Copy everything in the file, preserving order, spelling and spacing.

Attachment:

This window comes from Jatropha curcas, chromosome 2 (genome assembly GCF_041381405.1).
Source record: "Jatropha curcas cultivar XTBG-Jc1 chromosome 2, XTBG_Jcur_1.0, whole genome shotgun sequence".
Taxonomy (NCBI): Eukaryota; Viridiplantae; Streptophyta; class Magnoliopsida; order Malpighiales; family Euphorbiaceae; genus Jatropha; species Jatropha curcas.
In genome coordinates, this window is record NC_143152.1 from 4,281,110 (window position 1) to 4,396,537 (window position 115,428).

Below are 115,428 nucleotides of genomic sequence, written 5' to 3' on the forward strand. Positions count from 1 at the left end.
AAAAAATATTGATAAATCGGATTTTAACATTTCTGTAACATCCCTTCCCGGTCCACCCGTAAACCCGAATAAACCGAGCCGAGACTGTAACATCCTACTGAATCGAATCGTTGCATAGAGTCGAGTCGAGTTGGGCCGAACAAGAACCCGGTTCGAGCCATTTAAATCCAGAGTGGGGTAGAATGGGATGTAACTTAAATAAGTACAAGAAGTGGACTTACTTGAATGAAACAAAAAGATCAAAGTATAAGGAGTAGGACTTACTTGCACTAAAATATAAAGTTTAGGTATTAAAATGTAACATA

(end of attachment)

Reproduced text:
This window comes from Jatropha curcas, chromosome 2 (genome assembly GCF_041381405.1).
Source record: "Jatropha curcas cultivar XTBG-Jc1 chromosome 2, XTBG_Jcur_1.0, whole genome shotgun sequence".
Taxonomy (NCBI): Eukaryota; Viridiplantae; Streptophyta; class Magnoliopsida; order Malpighiales; family Euphorbiaceae; genus Jatropha; species Jatropha curcas.
In genome coordinates, this window is record NC_143152.1 from 4,281,110 (window position 1) to 4,396,537 (window position 115,428).

Below are 115,428 nucleotides of genomic sequence, written 5' to 3' on the forward strand. Positions count from 1 at the left end.
AAAAAATATTGATAAATCGGATTTTAACATTTCTGTAACATCCCTTCCCGGTCCACCCGTAAACCCGAATAAACCGAGCCGAGACTGTAACATCCTACTGAATCGAATCGTTGCATAGAGTCGAGTCGAGTTGGGCCGAACAAGAACCCGGTTCGAGCCATTTAAATCCAGAGTGGGGTAGAATGGGATGTAACTTAAATAAGTACAAGAAGTGGACTTACTTGAATGAAACAAAAAGATCAAAGTATAAGGAGTAGGACTTACTTGCACTAAAATATAAAGTTTAGGTATTAAAATGTAACATA